- What about my relative’s family? In most cases, when your relative reaches the front of the line, your relative’s spouse and unmarried children under 21 years of age can join him or her by also applying for an immigrant visa.
Can my relative wait in the United States until becoming a permanent resident?
No. If your relative is outside the United States, filing an I-130 does not allow your relative to live or work in the United States. An I-130 petition only establishes your relationship with your relative. Your relative should wait outside the United States to immigrate legally. If your husband or wife, unmarried child under 21 years, or parent is already in the United States after having entered legally, they can apply to adjust their status to permanent resident at the same time you file their I-130 petition.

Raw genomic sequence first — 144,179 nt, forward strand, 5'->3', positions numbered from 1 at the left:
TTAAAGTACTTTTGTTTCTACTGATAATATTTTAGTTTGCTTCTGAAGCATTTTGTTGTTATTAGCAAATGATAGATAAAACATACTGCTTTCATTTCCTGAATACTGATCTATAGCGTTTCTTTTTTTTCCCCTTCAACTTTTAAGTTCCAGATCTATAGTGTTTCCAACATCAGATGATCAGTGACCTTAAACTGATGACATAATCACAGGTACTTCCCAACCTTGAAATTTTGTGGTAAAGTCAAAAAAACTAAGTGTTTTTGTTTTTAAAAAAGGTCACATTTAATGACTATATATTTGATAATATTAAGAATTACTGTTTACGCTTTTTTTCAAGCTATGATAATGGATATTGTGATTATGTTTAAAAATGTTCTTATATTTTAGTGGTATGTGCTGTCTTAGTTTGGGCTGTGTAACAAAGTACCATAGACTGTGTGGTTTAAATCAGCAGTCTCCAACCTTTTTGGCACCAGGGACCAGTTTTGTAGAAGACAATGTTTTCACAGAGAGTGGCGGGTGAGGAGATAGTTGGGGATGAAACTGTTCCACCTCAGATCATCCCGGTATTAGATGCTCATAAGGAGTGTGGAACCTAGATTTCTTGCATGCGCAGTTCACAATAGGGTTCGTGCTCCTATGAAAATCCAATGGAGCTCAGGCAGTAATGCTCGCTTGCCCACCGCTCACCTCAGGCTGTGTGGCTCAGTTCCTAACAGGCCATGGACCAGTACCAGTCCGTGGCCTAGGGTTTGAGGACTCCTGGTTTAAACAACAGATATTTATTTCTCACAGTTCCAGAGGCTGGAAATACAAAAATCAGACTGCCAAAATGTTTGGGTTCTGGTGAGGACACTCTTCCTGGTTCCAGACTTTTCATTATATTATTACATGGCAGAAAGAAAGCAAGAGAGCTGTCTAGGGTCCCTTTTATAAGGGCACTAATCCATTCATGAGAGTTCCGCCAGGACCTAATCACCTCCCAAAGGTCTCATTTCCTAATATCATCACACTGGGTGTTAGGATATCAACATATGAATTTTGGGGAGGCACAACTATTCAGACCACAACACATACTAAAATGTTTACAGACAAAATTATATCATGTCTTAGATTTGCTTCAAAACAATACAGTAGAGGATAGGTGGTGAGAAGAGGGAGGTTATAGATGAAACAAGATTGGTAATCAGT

What if I filed a petition for a relative when I was a permanent resident, but I am now a U.S. citizen?
If you become a U.S. citizen while your relative is waiting for a visa, you can upgrade your relative’s visa classification and advance the processing of that petition by notifying the appropriate agency of your naturalization. When you are a U.S. citizen, your husband or wife and any unmarried children under age 21 will have visas immediately available to them.
As an Employer how do I sponsor an employee for Permanent Resident Status?
As an employer (or prospective employer), if you want to sponsor a foreign national to become a permanent resident based on a permanent job offer, you and the foreign national need to go through a multi-step process.